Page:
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Creating a Sparse Matrix from Coordinate Format Arrays

Use separate coordinate format arrays to create sparse matrices.

Overview

In some cases—for example, if you are reading matrix values from a file—you may find it easier to create sparse matrix objects from coordinate format arrays. This approach requires three separate arrays: one containing the column indexes, another containing the row indexes, and a third containing the values. Each array contains the same number of items.

Create the Sparse Matrix

The following is an example of a symmetric sparse matrix:

Because this sparse matrix is symmetric, you can define it with the arrays shown below that describe its lower triangle. For example, the value 9.5 is in row 2, column 2.

row =      [ 0,   1,   3,    1,    2,   3,   2,   3]
column =   [ 0,   0,   0,    1,    1,   1,   2,   3]
values =   [10.0, 1.0, 2.5, 12.0, -0.3, 1.1, 9.5, 6.0] 

With the attributes parameter, you can specify that the matrix is symmetric and the items in the values array are derived from the lower triangle.

This code defines the attributes and creates the sparse matrix instance:

var attributes = SparseAttributes_t()
attributes.triangle = SparseLowerTriangle
attributes.kind = SparseSymmetric  
 
var row: [Int32] =      [ 0,   1,   3,    1,    2,   3,   2,   3]
var column: [Int32] =   [ 0,   0,   0,    1,    1,   1,   2,   3]
var values =            [10.0, 1.0, 2.5, 12.0, -0.3, 1.1, 9.5, 6.0] 
         
let blockCount = 8
let blockSize = 1
 
let A = SparseConvertFromCoordinate(4, 4,
                                    blockCount, UInt8(blockSize),
                                    attributes,
                                    &row, &column,
                                    &values)

Invalid and Duplicate Entries

The block element is ignored and is not included in the returned matrix if the coordinates (row[i], column[i]) are invalid, meaning either of the following is true:

If kind is SparseSymmetric, any entries in the wrong triangle are transposed and summed into the block at (column[i], row[i]) if one is present.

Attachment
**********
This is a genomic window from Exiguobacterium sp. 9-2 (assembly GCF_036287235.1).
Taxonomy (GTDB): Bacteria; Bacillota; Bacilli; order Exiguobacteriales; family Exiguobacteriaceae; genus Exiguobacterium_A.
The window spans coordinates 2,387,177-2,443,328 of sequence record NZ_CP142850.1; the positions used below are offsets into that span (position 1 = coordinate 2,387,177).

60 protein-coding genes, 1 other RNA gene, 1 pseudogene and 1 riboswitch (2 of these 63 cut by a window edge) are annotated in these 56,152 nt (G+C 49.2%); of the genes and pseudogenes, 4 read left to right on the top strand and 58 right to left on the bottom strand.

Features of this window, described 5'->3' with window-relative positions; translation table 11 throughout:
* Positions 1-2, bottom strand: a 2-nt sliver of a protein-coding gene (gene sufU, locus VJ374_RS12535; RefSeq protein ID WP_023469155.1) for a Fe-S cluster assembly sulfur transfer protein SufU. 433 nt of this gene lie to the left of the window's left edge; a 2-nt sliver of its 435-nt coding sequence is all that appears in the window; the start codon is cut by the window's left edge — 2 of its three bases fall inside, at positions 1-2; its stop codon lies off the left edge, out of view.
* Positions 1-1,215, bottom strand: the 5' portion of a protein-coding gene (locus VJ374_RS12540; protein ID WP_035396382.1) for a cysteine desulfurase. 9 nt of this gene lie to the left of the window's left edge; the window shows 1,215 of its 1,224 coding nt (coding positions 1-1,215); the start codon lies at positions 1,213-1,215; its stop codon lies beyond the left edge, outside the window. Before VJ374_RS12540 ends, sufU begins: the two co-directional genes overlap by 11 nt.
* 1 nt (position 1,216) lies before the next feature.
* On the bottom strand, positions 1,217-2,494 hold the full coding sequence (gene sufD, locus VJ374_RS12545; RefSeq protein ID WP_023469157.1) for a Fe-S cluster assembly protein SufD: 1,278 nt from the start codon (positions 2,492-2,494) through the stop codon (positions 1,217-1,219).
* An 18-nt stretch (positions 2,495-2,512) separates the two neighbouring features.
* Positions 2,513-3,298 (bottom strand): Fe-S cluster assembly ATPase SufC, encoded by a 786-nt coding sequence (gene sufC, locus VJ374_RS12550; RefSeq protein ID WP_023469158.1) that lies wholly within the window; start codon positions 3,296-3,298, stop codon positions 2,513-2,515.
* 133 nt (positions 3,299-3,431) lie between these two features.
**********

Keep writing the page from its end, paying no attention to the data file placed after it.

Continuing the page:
In all cases, if any duplicate coordinates are present, the elements are summed and replaced with a single entry.

The coordinate-conversion functions support block matrices, that is, those with a blockSize greater than 1. The matrix described has rowCount * blockSize rows and columnCount * blockSize columns. For each i in 0..<blockCount, there is a structurally nonzero block at block position (row[i], column[i]) with numerical values data[i * blockSize * blockSize:(i + 1) * blockSize * blockSize - 1]. The block's values are interpreted as the elements of a dense column-major matrix with blockSize rows and columns.

There are two variants of each converter. One variant allocates its own workspace internally and also allocates space for the resulting sparse matrix. The other requires you to pass storage for the new matrix and a separate workspace for precise control over allocations.

Convert Block Matrices

The block element is ignored and is not included in the returned matrix if the coordinates (row[i], column[i]) are invalid, meaning either of the following is true:

If kind is SparseSymmetric, any entries in the wrong triangle are transposed and summed into the block at (column[i], row[i]) if one is present.

In all cases, if any duplicate coordinates are present, the elements are summed and replaced with a single entry.

The coordinate-conversion functions support block matrices, that is, those with a blockSize greater than 1. The matrix described has rowCount * blockSize rows and columnCount * blockSize columns. For each i in 0..<blockCount, there is a structurally nonzero block at block position (row[i], column[i]) with numerical values data[i * blockSize * blockSize:(i + 1) * blockSize * blockSize - 1]. The block's values are interpreted as the elements of a dense column-major matrix with blockSize rows and columns.

Supply a User-Defined Workspace

There are two variants of each converter. One variant allocates its own workspace internally and also allocates space for the resulting sparse matrix:

The other requires you to pass storage for the new matrix and a separate workspace for precise control over allocations:

See Also

Sparse Matrices

Creating Sparse Matrices

Create sparse matrices for factorization and solving systems.

Implementing Iterative Methods

Use iterative methods to solve large problems faster and with a lower memory overhead than with direct methods.

Solving Systems Using Direct Methods

Use direct methods to solve systems of equations where the coefficient matrix is sparse.

Solving Systems Using Iterative Methods

Use iterative methods to solve systems of equations where the coefficient matrix is sparse.

Sparse Solvers

Solve systems of equations where the coefficient matrix is sparse.